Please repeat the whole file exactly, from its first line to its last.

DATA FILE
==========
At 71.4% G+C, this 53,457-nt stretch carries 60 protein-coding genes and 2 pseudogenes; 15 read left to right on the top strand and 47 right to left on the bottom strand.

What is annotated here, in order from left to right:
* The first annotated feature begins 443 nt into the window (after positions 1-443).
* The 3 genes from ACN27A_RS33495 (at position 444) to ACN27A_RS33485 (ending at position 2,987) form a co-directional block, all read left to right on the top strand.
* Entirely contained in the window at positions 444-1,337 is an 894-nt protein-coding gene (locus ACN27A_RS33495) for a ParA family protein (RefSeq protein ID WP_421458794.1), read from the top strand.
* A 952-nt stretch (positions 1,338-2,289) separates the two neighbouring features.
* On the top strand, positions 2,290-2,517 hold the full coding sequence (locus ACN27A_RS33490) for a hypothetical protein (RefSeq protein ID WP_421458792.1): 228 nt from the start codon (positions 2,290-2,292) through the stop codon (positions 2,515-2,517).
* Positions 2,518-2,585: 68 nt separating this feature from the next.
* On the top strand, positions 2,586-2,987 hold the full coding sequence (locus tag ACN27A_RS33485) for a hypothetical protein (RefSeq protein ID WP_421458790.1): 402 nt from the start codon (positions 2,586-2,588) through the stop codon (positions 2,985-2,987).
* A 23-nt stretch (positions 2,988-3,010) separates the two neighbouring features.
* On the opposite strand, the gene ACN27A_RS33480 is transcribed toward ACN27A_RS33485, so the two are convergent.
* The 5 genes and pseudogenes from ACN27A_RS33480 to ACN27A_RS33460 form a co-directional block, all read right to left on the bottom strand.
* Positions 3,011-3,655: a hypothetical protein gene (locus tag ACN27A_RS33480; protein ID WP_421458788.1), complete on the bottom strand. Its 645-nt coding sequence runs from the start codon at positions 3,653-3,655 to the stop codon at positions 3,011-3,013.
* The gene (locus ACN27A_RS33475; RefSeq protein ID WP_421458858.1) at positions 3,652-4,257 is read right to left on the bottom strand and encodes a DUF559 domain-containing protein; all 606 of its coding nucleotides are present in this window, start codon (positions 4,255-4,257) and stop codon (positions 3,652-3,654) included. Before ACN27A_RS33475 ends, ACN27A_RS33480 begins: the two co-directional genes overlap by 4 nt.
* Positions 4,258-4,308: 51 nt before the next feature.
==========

At 71.4% G+C, this 53,457-nt stretch carries 60 protein-coding genes and 2 pseudogenes; 15 read left to right on the top strand and 47 right to left on the bottom strand.

What is annotated here, in order from left to right:
* The first annotated feature begins 443 nt into the window (after positions 1-443).
* The 3 genes from ACN27A_RS33495 (at position 444) to ACN27A_RS33485 (ending at position 2,987) form a co-directional block, all read left to right on the top strand.
* Entirely contained in the window at positions 444-1,337 is an 894-nt protein-coding gene (locus ACN27A_RS33495) for a ParA family protein (RefSeq protein ID WP_421458794.1), read from the top strand.
* A 952-nt stretch (positions 1,338-2,289) separates the two neighbouring features.
* On the top strand, positions 2,290-2,517 hold the full coding sequence (locus ACN27A_RS33490) for a hypothetical protein (RefSeq protein ID WP_421458792.1): 228 nt from the start codon (positions 2,290-2,292) through the stop codon (positions 2,515-2,517).
* Positions 2,518-2,585: 68 nt separating this feature from the next.
* On the top strand, positions 2,586-2,987 hold the full coding sequence (locus tag ACN27A_RS33485) for a hypothetical protein (RefSeq protein ID WP_421458790.1): 402 nt from the start codon (positions 2,586-2,588) through the stop codon (positions 2,985-2,987).
* A 23-nt stretch (positions 2,988-3,010) separates the two neighbouring features.
* On the opposite strand, the gene ACN27A_RS33480 is transcribed toward ACN27A_RS33485, so the two are convergent.
* The 5 genes and pseudogenes from ACN27A_RS33480 to ACN27A_RS33460 form a co-directional block, all read right to left on the bottom strand.
* Positions 3,011-3,655: a hypothetical protein gene (locus tag ACN27A_RS33480; protein ID WP_421458788.1), complete on the bottom strand. Its 645-nt coding sequence runs from the start codon at positions 3,653-3,655 to the stop codon at positions 3,011-3,013.
* The gene (locus ACN27A_RS33475; RefSeq protein ID WP_421458858.1) at positions 3,652-4,257 is read right to left on the bottom strand and encodes a DUF559 domain-containing protein; all 606 of its coding nucleotides are present in this window, start codon (positions 4,255-4,257) and stop codon (positions 3,652-3,654) included. Before ACN27A_RS33475 ends, ACN27A_RS33480 begins: the two co-directional genes overlap by 4 nt.
* Positions 4,258-4,308: 51 nt before the next feature.